It had been observed in Anglo-Section Guild form for the first time where the victims of fire hazards were given personal assistance by providing necessaries of life.
It had been originated in Germany in the beginning of sixteenth century.
The fire insurance got momentum in England after the great fire in 1666 when the fire losses were tremendous. About 85 per cent of the houses were burnt to ashes and property worth of sterling ten crores were completely burnt off.
Fire Insurance Office was established in 1681 in England.
With colonial development of England, the fire insurance spread all over the world in present form ‘Sun Fire Office’ was successful fire insurance institution.
In India, the general insurer started working since 1850 with the establishment of the Triton Insurance, Calcutta.
Again in 1861, the North British and Mercantile catered the requirements of insurance business.
The general insurance in India could not progress much. The slow growth of joint-stock enterprise and merchandise production was another reason for the low level of general insurance business.
3. Life Insurance
Life insurance made its first appearance in England in sixteenth century, the first recorded evidence in England being the policy of life of William Gybbons on June 18, 1653.
Even before this date, annuities had become quiet common in England, and marine insurance had, in fact, made its appearance three thousand years ago.
The life insurance developed at ‘Exchange Alley’. The first registered life office in England was the Hand-in-Hand Society established in 1696.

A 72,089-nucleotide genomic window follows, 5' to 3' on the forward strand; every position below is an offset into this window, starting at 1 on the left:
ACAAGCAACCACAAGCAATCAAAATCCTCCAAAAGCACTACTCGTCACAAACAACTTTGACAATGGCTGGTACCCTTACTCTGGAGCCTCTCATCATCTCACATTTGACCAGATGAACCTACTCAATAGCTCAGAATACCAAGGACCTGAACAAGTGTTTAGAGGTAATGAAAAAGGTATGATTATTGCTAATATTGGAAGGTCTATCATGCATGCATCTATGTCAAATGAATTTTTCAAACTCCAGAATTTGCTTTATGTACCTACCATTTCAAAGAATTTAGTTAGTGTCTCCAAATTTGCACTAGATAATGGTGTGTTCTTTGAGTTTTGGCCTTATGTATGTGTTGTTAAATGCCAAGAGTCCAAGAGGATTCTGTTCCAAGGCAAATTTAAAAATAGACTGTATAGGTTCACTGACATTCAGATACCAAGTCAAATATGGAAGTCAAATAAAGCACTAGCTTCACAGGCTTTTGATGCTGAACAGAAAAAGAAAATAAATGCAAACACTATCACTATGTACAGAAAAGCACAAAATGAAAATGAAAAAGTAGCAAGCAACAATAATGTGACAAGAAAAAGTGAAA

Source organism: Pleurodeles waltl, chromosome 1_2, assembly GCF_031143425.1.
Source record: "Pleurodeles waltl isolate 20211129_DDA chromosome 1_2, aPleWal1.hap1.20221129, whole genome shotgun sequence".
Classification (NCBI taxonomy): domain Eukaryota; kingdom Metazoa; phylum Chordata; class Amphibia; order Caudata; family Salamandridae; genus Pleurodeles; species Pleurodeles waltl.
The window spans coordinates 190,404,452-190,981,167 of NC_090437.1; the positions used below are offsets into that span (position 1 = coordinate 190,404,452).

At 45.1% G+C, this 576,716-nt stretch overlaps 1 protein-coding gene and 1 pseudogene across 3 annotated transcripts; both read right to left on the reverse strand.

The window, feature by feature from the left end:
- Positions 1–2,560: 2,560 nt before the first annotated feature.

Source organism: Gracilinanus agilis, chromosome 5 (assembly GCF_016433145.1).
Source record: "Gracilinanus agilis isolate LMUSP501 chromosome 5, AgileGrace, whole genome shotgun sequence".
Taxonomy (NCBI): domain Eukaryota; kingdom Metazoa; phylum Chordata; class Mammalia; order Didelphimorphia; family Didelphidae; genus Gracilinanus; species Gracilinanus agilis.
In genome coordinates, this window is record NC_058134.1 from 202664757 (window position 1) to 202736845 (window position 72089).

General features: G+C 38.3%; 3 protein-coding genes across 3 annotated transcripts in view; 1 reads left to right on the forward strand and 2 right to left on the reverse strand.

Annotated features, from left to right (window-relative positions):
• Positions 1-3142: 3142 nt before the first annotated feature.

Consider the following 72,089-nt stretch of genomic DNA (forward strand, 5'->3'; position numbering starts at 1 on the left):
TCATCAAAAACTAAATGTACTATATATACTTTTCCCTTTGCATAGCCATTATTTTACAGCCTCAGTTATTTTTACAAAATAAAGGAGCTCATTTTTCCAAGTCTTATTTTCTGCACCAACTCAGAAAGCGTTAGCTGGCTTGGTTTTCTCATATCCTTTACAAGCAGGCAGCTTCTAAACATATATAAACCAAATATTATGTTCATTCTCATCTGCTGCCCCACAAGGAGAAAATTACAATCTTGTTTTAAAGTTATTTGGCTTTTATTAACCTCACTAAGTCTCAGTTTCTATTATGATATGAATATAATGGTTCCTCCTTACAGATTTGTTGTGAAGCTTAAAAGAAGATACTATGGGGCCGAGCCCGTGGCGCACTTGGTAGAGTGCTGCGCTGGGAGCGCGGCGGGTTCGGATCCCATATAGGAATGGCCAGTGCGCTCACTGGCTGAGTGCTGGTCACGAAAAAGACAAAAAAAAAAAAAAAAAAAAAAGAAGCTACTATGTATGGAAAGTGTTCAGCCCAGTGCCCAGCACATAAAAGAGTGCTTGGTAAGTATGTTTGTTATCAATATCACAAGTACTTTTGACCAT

The famous ‘Amicable Society for a Perpetual Assurance Office started its operation since 1706.
Life insurance did not prosper in United States during the 18th century, because of serious fluctuations in death-rate, but soon after 1800 some active interest began to be shown in this enterprise because of the application of level premium plan which had by then been in operation in U.K. for more than a generation.
In India, some Europeans started the first life insurance company in Bengal Presidency, viz., the Orient Life Assurance Company in 1818.
The year 1870 was a year of a landmark in the history of Indian Insurance separating the early period of pioneering attempts at life insurance from the subsequent period of steady development at the establishment of Indian Life Office, viz, Bombay Mutual Life Assurance Society in 1871.
The next important life office was Oriental Government Security Life Assurance Co, Ltd, which started its operation since 1874.
Since then several offices developed in India.
4. Miscellaneous Insurance
The miscellaneous insurance took the present shape at the later part of nineteenth century with the industrial revolution in England.
Accident insurance, fidelity insurance, liability insurance and theft insurance were the important form of insurance at that time.
Lloyd’s Association was the main functioning institution. Now, insurances such as cattle insurance, crop insurance, profit insurance, etc. are taking place.
The scope of general insurance is increasing with the advancement of the society.